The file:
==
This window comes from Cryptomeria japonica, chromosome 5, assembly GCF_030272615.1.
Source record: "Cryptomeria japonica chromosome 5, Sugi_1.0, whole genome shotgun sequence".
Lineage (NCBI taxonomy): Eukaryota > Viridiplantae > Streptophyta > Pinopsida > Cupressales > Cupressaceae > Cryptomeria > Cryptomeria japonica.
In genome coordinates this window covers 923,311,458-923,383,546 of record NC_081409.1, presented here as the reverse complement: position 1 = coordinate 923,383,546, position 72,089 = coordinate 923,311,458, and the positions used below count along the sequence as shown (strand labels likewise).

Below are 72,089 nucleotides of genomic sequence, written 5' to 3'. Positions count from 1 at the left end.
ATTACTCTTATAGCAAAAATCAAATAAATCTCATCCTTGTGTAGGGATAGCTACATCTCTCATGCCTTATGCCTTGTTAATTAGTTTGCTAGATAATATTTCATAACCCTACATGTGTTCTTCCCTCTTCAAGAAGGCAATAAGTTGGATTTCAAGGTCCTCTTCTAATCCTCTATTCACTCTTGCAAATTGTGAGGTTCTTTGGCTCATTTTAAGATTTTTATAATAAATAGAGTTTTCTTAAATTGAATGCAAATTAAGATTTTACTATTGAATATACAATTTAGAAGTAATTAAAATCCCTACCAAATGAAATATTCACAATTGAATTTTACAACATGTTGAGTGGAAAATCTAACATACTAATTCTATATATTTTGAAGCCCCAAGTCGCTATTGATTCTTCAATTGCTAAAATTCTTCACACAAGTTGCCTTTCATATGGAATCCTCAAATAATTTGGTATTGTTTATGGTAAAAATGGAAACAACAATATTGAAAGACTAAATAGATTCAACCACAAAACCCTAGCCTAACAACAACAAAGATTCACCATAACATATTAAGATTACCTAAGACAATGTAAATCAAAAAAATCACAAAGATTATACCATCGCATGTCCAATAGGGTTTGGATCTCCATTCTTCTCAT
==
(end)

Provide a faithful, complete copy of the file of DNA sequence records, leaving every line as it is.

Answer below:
This window comes from Cryptomeria japonica, chromosome 5, assembly GCF_030272615.1.
Source record: "Cryptomeria japonica chromosome 5, Sugi_1.0, whole genome shotgun sequence".
Lineage (NCBI taxonomy): Eukaryota > Viridiplantae > Streptophyta > Pinopsida > Cupressales > Cupressaceae > Cryptomeria > Cryptomeria japonica.
In genome coordinates this window covers 923,311,458-923,383,546 of record NC_081409.1, presented here as the reverse complement: position 1 = coordinate 923,383,546, position 72,089 = coordinate 923,311,458, and the positions used below count along the sequence as shown (strand labels likewise).

Below are 72,089 nucleotides of genomic sequence, written 5' to 3'. Positions count from 1 at the left end.
ATTACTCTTATAGCAAAAATCAAATAAATCTCATCCTTGTGTAGGGATAGCTACATCTCTCATGCCTTATGCCTTGTTAATTAGTTTGCTAGATAATATTTCATAACCCTACATGTGTTCTTCCCTCTTCAAGAAGGCAATAAGTTGGATTTCAAGGTCCTCTTCTAATCCTCTATTCACTCTTGCAAATTGTGAGGTTCTTTGGCTCATTTTAAGATTTTTATAATAAATAGAGTTTTCTTAAATTGAATGCAAATTAAGATTTTACTATTGAATATACAATTTAGAAGTAATTAAAATCCCTACCAAATGAAATATTCACAATTGAATTTTACAACATGTTGAGTGGAAAATCTAACATACTAATTCTATATATTTTGAAGCCCCAAGTCGCTATTGATTCTTCAATTGCTAAAATTCTTCACACAAGTTGCCTTTCATATGGAATCCTCAAATAATTTGGTATTGTTTATGGTAAAAATGGAAACAACAATATTGAAAGACTAAATAGATTCAACCACAAAACCCTAGCCTAACAACAACAAAGATTCACCATAACATATTAAGATTACCTAAGACAATGTAAATCAAAAAAATCACAAAGATTATACCATCGCATGTCCAATAGGGTTTGGATCTCCATTCTTCTCAT